In a letter to Mayor Frank Jackson on Tuesday, Ward 3 Councilman Kerry McCormack has asked city officials to immediately revoke the license and permit of a national tree trimming contractor, Asplundh Tree Expert LLC, which allegedly caused “irreversible” harm to otherwise healthy trees.
Councilman McCormack’s letter comes as have voiced numerous concerns about some of the extensive and drastic tree pruning operations in Tremont and Ohio City.
McCormack said Asplundh’s work has been of very low quality and has drastically changed the street trees in many neighborhoods he represents.
“In various cases, the work performed as so poor that the emergency removal of otherwise healthy trees was required,” McCormack stated in his Dec. 4 letter. “The trees, by law, were required to be removed by the City of Cleveland, which did not cause the damage to the trees, but was required to pay for their removal.”
On Tuesday morning, Asplundh crews were out in full force, trimming trees in public rights-of-way near power lines.
One area in particular, the 3200 block of Madison Avenue, had nearly a dozen trees drastically pruned. The tree limbs and branches were assembled in piles on the side of the road, blocking the sidewalks in some places.
“It’s ugly. It’s just ugly,” said longtime Ohio City resident Danny Roe. “It looks like half of a tornado came through here. Everything that should have been cut is still there and what they didn’t need to cut is gone.”
The trees that were pruned look more like goalposts on a football field as a deep “V” shape has been carved out of the canopy. “Directional pruning” is a common and recognized practice in arboriculture community and it is recommended by the USDA Forest Service.
A spokesman for First Energy said Asplundh crews were contracted by the utility to perform tree pruning work around its power lines. The spokesman acknowledged that the work isn’t aesthetically pleasing. However, the spokesman said directional pruning is an important part in keeping trees healthy and away from power lines.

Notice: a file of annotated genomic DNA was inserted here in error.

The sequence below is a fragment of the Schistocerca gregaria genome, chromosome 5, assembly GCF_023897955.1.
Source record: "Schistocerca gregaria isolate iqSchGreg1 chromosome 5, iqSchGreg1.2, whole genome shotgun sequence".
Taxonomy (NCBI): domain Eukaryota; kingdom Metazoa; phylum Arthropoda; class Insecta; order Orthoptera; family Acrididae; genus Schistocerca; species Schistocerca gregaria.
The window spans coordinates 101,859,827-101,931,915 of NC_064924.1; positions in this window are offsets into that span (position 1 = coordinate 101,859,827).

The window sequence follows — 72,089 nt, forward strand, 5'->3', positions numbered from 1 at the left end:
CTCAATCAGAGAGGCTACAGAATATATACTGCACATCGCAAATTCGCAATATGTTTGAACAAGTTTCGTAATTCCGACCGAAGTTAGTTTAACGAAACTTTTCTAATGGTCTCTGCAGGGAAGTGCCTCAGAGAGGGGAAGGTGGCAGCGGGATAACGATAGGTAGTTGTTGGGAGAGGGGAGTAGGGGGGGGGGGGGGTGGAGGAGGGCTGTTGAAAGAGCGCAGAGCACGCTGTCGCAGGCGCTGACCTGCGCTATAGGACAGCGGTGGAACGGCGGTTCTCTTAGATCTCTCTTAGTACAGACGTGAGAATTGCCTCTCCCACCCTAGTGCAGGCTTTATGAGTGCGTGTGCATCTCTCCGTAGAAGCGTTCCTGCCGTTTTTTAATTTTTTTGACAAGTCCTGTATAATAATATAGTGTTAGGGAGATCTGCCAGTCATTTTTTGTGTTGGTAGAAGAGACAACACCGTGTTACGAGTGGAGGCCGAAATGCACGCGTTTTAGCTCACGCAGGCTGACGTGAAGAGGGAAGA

Many neighbors said Asplundh crews simply went too far.
"Trees are the leading cause of power outages," the spokesman said.
"First Energy’s contractors are required to abide by nationally and internationally-adopted standards," the spokesman said.
Residents with concerns about particular trees are encouraged to contact First Energy.
“It’s ugly first of all. It also just brings a different feel to the neighborhood for sure,” said resident Kim Oswald. “It really just messes up the whole neighborhood because it’s everywhere. It’s not just Monroe Ave. They really just butchered everything. It affects the air quality, the water quality, even the animals that rely on those trees.”
The tree pruning controversy has also taken root in Tremont, where Asplundh’s tree pruning also drew the ire of residents. Earlier this week, the Cleveland City Council approved two new tree-related measures.
The first piece of legislation establishes new guidelines for tree preservation and protection, requiring companies pruning or removing trees in the public right of way to follow international arboriculture standards.
The second measure includes spending $900,000 in 2019 to hire an additional contractor to help city crews to remove dead trees. The money allocated will also go toward planting roughly 700 new trees.
Asplundh did not return requests for comment.